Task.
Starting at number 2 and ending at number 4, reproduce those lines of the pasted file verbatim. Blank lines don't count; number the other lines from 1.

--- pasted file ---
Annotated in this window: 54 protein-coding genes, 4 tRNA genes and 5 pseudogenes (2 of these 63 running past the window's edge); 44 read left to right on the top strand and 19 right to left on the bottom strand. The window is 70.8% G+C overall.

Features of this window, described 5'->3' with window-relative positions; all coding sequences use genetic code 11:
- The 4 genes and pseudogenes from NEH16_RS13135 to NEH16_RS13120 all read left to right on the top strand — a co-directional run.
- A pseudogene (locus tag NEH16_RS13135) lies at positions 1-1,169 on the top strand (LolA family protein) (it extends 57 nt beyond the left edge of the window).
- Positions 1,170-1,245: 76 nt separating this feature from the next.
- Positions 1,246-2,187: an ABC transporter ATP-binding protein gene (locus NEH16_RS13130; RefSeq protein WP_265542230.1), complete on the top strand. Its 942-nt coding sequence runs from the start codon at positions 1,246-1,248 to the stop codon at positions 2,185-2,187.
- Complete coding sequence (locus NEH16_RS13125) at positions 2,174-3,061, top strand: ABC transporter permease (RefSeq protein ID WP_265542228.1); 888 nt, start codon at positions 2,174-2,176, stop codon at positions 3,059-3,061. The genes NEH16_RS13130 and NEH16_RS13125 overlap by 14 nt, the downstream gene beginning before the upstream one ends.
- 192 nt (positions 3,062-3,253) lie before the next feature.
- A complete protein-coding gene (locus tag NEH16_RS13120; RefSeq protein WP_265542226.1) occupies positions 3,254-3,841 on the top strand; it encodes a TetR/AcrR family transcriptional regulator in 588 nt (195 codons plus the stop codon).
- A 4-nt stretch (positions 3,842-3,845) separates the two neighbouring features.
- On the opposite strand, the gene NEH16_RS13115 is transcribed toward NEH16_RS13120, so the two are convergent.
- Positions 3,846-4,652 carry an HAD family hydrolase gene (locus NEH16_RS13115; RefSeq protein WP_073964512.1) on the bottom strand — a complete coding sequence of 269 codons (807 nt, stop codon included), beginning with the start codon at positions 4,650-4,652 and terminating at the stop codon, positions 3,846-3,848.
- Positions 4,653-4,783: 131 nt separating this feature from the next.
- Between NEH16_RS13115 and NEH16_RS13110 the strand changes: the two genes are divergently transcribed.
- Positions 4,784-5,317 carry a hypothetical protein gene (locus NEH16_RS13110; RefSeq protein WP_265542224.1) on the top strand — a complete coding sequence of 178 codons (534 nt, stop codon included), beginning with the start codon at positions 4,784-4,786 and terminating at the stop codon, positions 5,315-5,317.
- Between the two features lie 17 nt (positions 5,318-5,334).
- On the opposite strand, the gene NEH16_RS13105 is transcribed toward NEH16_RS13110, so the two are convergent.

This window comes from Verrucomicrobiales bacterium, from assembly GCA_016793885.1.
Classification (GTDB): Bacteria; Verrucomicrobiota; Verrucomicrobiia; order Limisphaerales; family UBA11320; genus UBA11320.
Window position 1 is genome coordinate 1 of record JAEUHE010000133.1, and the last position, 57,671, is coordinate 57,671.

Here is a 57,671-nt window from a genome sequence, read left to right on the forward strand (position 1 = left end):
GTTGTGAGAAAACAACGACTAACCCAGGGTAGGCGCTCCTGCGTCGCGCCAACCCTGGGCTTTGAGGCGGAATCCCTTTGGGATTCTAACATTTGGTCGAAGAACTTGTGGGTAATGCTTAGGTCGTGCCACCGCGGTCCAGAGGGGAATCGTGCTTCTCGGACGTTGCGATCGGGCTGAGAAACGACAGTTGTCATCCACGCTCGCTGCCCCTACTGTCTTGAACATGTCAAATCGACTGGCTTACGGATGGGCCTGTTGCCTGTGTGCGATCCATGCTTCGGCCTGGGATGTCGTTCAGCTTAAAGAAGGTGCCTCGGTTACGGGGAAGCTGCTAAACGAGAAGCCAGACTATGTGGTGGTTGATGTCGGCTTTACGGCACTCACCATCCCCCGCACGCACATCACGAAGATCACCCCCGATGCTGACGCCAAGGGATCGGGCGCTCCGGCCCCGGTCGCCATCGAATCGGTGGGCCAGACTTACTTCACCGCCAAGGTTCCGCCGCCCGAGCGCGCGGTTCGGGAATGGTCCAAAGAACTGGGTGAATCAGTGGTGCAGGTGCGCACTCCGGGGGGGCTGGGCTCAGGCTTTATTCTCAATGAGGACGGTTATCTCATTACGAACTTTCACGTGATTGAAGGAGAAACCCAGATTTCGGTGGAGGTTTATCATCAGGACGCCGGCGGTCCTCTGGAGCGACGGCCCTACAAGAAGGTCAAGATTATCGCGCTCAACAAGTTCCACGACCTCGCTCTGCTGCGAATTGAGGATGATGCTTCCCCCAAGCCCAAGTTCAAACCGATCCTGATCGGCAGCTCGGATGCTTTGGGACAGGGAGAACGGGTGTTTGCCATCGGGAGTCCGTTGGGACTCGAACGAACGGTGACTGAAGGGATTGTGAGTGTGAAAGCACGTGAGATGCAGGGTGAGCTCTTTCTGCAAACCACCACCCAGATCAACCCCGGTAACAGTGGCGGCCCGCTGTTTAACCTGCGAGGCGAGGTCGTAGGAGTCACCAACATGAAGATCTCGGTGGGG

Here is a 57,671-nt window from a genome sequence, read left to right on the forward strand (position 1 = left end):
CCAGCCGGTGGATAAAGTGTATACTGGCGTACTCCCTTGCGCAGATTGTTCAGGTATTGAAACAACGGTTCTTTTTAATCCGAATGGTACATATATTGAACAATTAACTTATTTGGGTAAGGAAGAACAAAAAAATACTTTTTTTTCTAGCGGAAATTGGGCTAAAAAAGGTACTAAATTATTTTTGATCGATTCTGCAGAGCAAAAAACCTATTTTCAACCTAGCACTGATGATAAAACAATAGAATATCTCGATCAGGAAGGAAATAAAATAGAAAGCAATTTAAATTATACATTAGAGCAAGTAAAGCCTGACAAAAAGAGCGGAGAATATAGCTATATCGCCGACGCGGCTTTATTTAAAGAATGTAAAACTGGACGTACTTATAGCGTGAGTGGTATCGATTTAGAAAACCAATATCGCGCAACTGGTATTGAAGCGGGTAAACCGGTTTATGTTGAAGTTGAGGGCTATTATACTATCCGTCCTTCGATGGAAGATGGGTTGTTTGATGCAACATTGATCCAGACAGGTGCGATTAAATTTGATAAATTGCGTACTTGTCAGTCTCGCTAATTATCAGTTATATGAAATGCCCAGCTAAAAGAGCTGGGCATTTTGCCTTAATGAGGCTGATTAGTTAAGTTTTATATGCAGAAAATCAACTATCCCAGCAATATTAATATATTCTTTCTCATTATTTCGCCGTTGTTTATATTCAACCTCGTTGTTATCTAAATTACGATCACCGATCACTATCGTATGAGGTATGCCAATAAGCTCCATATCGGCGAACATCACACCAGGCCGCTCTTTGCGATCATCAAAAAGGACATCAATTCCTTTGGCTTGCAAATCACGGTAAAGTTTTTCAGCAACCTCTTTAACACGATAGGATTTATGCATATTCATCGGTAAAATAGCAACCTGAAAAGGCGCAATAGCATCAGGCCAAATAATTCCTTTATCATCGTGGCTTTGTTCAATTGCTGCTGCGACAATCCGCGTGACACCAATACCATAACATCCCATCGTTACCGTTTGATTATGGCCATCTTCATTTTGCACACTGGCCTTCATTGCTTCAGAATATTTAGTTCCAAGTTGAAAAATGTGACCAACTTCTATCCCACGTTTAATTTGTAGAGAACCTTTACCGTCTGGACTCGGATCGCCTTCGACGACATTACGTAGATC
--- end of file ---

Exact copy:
Features of this window, described 5'->3' with window-relative positions; all coding sequences use genetic code 11:
- The 4 genes and pseudogenes from NEH16_RS13135 to NEH16_RS13120 all read left to right on the top strand — a co-directional run.
- A pseudogene (locus tag NEH16_RS13135) lies at positions 1-1,169 on the top strand (LolA family protein) (it extends 57 nt beyond the left edge of the window).